I'll never forget the moment I swore I'd never lose my keys again: Heavy snowfall and a freezing cold night in upstate New York, and I'm locked out of my Ford Escort with its the engine running and my house keys dangling from the ignition.
I haven't kept my word -- I still lose my keys from time to time. In fact, the average person loses up to nine items a day, with house and car keys in the top three, according to a 2012 survey by British insurance firm Esure.
Now New York-based KeyMe is trying to ease that annoying and costly mistake by changing how we duplicate our keys. KeyMe has almost two dozen automated locations in the greater New York City area, as well as a few scattered around in states like Florida, Arizona and Arkansas. Its most recent location, which it launched this past week, is in San Francisco, with more coming soon.
First, you use KeyMe's app for iOS -- Android is on the way -- to take a photograph of your home, office or car key. The app then uploads that image to the company's system. A press of a button tells the app to deliver the key to you in the mail. Even easier, you can travel to one of KeyMe's bright yellow kiosks and have a new key printed in under a minute. It costs roughly the same as the standard key-making process -- between $3 to $6 -- if you have your key in hand, but $20 to have one made from your cloud-stored image.
There are of course low-tech and higher-tech solutions to the problem KeyMe is trying to solve. I now use a a three-key combination lock box from a local hardware store, adding an extra layer of security over the trusty key-under-the-doormat solution. You could also use a $250 August Smart Lock,, which lets you unlock your front door with a tap on your phone.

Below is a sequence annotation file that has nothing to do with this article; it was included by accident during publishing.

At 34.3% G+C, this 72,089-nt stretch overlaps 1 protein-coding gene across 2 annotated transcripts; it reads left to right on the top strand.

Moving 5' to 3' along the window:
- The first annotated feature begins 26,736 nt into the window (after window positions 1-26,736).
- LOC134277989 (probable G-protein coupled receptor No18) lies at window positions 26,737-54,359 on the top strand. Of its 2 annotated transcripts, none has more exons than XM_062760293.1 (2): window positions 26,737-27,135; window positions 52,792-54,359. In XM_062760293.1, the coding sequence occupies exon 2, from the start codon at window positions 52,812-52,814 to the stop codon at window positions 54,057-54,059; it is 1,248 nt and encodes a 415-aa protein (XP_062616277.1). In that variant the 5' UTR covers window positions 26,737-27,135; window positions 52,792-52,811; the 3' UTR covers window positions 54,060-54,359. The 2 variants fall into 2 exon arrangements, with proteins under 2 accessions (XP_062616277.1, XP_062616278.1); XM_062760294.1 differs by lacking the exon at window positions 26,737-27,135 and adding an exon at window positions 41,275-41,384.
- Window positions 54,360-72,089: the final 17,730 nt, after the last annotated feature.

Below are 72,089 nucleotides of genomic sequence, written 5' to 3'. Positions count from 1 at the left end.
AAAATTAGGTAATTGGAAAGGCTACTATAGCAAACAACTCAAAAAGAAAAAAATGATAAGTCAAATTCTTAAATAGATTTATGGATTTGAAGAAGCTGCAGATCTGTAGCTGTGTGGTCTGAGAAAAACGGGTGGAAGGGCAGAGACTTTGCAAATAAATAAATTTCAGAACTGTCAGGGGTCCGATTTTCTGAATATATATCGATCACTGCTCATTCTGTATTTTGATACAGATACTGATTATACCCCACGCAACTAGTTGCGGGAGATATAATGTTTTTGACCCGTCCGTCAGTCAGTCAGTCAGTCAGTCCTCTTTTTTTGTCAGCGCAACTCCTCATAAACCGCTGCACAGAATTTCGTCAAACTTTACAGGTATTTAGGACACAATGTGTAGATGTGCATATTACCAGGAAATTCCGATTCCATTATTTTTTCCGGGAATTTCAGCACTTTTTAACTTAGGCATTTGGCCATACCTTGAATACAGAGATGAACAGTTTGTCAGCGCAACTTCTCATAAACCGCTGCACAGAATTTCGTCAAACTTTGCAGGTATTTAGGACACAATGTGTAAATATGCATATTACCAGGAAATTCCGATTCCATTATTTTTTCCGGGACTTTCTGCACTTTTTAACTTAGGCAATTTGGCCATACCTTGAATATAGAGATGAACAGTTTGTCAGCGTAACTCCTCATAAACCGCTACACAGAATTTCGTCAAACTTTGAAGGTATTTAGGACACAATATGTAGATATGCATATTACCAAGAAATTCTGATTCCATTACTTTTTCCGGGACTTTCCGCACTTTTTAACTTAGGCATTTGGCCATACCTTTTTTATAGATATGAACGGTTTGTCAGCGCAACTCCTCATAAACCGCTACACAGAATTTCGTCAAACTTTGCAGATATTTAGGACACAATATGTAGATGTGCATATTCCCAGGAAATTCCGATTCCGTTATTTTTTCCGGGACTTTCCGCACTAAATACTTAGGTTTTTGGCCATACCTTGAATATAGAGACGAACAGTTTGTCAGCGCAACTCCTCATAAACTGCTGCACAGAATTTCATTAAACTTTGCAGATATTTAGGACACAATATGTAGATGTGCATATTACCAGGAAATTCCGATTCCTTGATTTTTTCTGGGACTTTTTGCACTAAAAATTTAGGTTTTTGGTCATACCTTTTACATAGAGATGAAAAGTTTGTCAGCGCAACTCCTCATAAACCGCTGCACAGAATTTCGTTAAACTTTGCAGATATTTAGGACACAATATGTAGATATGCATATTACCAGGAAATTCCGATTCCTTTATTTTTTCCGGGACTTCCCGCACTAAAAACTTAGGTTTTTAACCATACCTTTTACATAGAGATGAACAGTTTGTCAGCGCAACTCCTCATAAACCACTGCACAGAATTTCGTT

So why choose Keyme? For starters, it costs less than using a smart lock or paying up to $100 for an emergency visit from a locksmith. KeyMe's service gives you a quick and easy way to get a new key at any hour of the day. KeyMe's catch: you have to think ahead. You can't duplicate a key if it's already lost.
Startups like KeyMe are emblematic of a growing trend: Taking everyday processes from a pre-Internet world and using our smartphones to digitize and upload them into the cloud. We store our credit cards in Apple Pay, the iPhone maker's fingerprint-driven mobile-payment service, while many of us have stopped carrying paper boarding passes because they show up as square snippets of code on our smartphone screens.
KeyMe isn't eliminating the key. But it is giving us a way to virtually back it up.
But I wondered: can thieves abuse this? KeyMe can't stop someone who gets her hands on your keys from copying them without your knowledge. Whereas before, a thief would have to take your key to a local hardware store, KeyMe lets them take a simple picture and use that.
I asked KeyMe about this and the company responded that it's always found that kind of incident unlikely. Few traditional key-skimming techniques leave as much of a digital trail as KeyMe, which requires a fingerprint to use its kiosk, an email account to sign up and a credit card and address to print a new key.
More reassuring, the scenario hasn't ever happened.
"We've made hundreds of thousands of keys," said Michael Harbolt, KeyMe's vice president of marketing. "We haven't had one instance of our keys being used in a crime."